The Pomeranian is a spunky little dog with an endearing, fluffy appearance. Although they look like cuddly teddy bears, their love for canine sports shouldn't go without notice. There is much more to this breed than what appears on the surface.
Origin and History
Pomeranian dogs are members of the American Kennel Club (AKC) Toy Group. The name of these small but energetic dogs is derived from the region in which they originated, the Prussian region of Pomerania. The spitz breeds are likely the ancestors of the Pomeranian. As we know them today, poms are much smaller than their European ancestors. While modern-day Pomeranians often weigh well below 10 pounds, their ancestors tipped the scales at as much as 30 pounds.
The Pomeranian was a breed enjoyed by many in Europe. Notably, Marie Antoinette and Queen Victoria were both fond of the breed, with Queen Victoria even establishing her own Pomeranian kennel and showing the breed. She was also instrumental in the shift in the size of this breed. Queen Victoria favored smaller Pomeranians, and as a result, many dog breeders began to incorporate smaller dogs into their breeding program to selectively breed smaller Pomeranians.
The pom is a petite breed with a long, fluffy double coat, erect ears, and a wedge-shaped head. Modern-day Pomeranians typically range in size from 7 to 12 inches at the withers and weigh approximately 3 to 7 pounds. As with most breeds, females tend to be slightly smaller than males.
The fur of a Pomeranian may be any solid color, but some of the most common colors include red, orange, white, and black. Two of the most distinguishing features of a Pomeranian are the almond-shaped eyes, which are both dark and intelligent, and the feathered tail, which curls forward over their backs.
The Pomeranian is an interesting dog known to charm even those who believe they will never enjoy owning a toy breed. The Pomeranian has an incredibly independent and confident spirit combined with a never-ending supply of energy. They also have a tendency to act as though they are unaware of their size and may provoke much larger dogs. Poms are also incredibly intelligent and can learn new tricks and behaviors with ease.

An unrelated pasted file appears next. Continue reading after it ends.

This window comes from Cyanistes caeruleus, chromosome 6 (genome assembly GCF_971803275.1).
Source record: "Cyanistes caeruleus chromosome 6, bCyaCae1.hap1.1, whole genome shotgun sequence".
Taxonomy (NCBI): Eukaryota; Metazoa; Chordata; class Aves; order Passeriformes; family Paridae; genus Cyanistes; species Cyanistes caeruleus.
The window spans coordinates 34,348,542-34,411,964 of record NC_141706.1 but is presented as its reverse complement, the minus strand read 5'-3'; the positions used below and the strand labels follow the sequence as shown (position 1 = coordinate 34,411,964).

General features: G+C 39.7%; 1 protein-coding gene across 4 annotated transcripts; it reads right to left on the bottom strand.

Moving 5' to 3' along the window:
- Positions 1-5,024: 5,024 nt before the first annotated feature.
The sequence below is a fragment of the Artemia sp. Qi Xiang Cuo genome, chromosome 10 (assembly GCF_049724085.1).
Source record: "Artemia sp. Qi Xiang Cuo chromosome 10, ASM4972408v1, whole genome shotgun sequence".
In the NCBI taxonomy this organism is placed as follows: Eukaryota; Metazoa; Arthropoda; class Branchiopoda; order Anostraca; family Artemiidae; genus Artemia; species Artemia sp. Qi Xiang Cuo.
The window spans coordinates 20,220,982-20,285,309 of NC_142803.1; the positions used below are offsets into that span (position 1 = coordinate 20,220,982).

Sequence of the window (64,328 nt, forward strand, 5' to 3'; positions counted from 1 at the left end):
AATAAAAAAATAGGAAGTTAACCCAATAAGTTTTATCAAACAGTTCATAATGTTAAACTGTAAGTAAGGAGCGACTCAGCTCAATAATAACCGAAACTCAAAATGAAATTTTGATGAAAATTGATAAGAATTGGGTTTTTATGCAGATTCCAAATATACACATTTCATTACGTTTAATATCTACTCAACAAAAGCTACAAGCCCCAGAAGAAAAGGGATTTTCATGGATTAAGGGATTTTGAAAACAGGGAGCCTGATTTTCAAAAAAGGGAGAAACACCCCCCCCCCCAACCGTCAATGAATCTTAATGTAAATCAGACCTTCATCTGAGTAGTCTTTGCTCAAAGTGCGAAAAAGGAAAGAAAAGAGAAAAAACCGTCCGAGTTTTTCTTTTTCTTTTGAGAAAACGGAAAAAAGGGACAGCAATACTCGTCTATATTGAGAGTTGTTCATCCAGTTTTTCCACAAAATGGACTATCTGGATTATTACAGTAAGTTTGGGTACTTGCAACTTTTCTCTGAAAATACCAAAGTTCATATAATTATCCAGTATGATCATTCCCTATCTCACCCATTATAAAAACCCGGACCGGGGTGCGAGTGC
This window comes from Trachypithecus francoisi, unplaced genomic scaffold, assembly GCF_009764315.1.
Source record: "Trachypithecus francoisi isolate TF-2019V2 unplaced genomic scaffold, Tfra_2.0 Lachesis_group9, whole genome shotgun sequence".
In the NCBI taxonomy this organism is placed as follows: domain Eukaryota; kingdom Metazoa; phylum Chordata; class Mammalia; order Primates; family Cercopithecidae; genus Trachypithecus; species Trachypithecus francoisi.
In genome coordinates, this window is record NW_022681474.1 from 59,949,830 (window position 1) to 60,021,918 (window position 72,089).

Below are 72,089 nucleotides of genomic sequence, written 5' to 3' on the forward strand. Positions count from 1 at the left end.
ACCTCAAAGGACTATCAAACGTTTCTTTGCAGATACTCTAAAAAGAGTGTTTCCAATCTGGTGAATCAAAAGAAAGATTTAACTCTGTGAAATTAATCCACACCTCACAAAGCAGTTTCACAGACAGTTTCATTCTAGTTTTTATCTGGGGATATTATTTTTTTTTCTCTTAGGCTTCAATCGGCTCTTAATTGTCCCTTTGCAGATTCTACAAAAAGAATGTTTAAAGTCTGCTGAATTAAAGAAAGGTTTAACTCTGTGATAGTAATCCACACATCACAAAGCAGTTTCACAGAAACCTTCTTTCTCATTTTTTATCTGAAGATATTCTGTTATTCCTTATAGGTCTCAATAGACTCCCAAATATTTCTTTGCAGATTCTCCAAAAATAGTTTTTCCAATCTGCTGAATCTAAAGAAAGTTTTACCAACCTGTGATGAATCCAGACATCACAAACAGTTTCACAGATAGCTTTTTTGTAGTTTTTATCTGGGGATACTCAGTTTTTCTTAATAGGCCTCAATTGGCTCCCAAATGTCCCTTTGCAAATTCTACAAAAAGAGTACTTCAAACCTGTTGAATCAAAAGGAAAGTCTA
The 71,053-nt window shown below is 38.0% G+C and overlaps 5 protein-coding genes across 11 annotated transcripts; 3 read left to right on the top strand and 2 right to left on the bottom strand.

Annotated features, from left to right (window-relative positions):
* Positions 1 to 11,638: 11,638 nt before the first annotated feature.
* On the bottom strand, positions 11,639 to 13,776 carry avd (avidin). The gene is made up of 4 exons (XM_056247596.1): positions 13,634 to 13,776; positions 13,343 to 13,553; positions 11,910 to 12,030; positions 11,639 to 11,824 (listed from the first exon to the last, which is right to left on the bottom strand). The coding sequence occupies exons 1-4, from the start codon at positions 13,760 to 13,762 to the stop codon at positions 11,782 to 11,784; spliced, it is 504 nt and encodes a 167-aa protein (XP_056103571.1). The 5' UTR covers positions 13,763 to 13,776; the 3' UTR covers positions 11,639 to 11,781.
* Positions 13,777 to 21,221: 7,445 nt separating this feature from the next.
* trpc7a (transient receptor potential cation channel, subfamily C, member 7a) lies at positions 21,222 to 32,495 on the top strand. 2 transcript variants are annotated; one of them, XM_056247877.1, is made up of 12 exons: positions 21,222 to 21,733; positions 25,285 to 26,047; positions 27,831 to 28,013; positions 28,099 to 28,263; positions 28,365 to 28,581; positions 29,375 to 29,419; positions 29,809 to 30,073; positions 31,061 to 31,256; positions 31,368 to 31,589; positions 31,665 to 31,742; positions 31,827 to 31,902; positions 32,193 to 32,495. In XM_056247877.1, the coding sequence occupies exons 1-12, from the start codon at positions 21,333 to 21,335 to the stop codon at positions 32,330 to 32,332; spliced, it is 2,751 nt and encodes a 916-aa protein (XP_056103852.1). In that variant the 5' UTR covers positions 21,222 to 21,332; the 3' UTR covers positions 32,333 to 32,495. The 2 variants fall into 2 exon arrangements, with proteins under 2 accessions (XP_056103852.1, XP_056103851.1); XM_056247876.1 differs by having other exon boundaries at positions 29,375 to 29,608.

Their intelligence and confidence, however, can result in some training dilemmas. If the Pomeranian is not taught consistently and from an early age that the owner is the boss, they may have a tendency to be defiant and stubborn. Pomeranians also don't do well with small children. Children are enamored by these small, fluffy dogs, but Pomeranian dogs do not have a great deal of patience for being poked and prodded by small children and may snap at them as a result.
The Pomeranian easily learns new tricks but can be tricky when first beginning obedience training. They're a "big dog" in a small package and tend to have a mind of their own. Remaining consistent and using positive reinforcement is critical.
Pomeranians need early socialization, which involves exposing them to a wide range of people, sights, noises, and experiences. Keep these encounters positive and engaging to ensure your dog benefits. It's important to socialize your pom puppy so they develop into a well-rounded adult dog.
Poms are extremely energetic, but they do quite well in an apartment environment because they don't need much room to get their required exercise. Their high level of intelligence makes them natural performers. They learn tricks with ease and are often found in the entertainment field, where they delight onlookers with their variety of tricks. Agility is one sport Pomeranians enjoy. They are not the fastest breed, but they have the intelligence and endurance necessary to succeed in the sport.